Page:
Հինգշաբթի, հոկտեմբերի 23, 2014 Ժամանակը Երեւանում 04:38

in English

Press Review

“By and large, Serzh Sarkisian’s political strategists have succeeded in creating the most invincible political and ideological platform for him, stripping the opposition of its main argument: new and progressive ideas,” writes Lragir.am. “The progressive ideas -- pro-Western orientation, European integration, democratization, civil society engagement -- have been usurped by the current authorities. That has driven Serzh Sarkisian’s rivals into the regressive and marginal camp. They have automatically become supporters of the unglamorous Eurasian Union, enemies of the civil society and the like.”

“Sarkisian has indeed accumulated a whole load of revolutionary ideas and he now needs to prove that he is a great reformer, rather than a greater manipulator,” continues the online publication. “And he will have to do so every day and every hour. Too much has been promised to too many people for their fulfillment.”

“That the 2013 presidential elections have been turned into a theater is now beyond doubt,” writes 1in.am. “But even that theatrical show can create a somewhat new situation on Armenia’s political stage. Life will certainly not end with the 2013 elections … Whatever status quo is formed as a result of the presidential elections it will be a temporary phenomenon through which Serzh Sarkisian will seek to solve his key issue: to clear the field ahead of the 2017 and 2018 elections and keep the situation under control as much as possible.”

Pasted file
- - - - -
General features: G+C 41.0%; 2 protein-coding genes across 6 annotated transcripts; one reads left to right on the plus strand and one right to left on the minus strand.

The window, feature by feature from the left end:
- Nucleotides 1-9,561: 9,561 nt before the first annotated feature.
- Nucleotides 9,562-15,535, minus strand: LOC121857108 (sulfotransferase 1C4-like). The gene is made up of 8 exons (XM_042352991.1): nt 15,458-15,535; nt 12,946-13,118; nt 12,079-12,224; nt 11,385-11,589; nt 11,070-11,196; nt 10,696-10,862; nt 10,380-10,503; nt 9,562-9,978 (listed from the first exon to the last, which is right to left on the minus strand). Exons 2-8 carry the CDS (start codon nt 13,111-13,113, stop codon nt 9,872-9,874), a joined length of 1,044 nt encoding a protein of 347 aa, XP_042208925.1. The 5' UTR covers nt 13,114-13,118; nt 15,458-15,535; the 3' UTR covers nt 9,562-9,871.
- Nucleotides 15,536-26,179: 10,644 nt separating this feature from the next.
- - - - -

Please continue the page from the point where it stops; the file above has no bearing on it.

“Chorrord Inknishkhanutyun” complains that ordinary Armenian citizens are again being “left out of political processes.” “Both when the government’s [presidential] candidate faced a strong opposition candidate and now that there is no such candidate the society has had no decisive role,” says the paper. “In this sense, almost nothing has changed in Armenia. It’s just that with its indifference and apathetic stance the society has imposed its rules of the game not on the regime but the opposition, authorizing the latter not to participate in the elections and to leave Serzh Sarkisian alone with his inglorious victory.”

Vartan Sedrakian, a little-known scholar running for president, tells “Haykakan Zhamanak” that he has more than enough money to spend on the election campaign. “I had planned on spending about $ 2 million but the law does not allow that much [campaign spending,]” he says. “So I will have to confine myself to 100 million drams ($250,000).”

(Tigran Avetisian)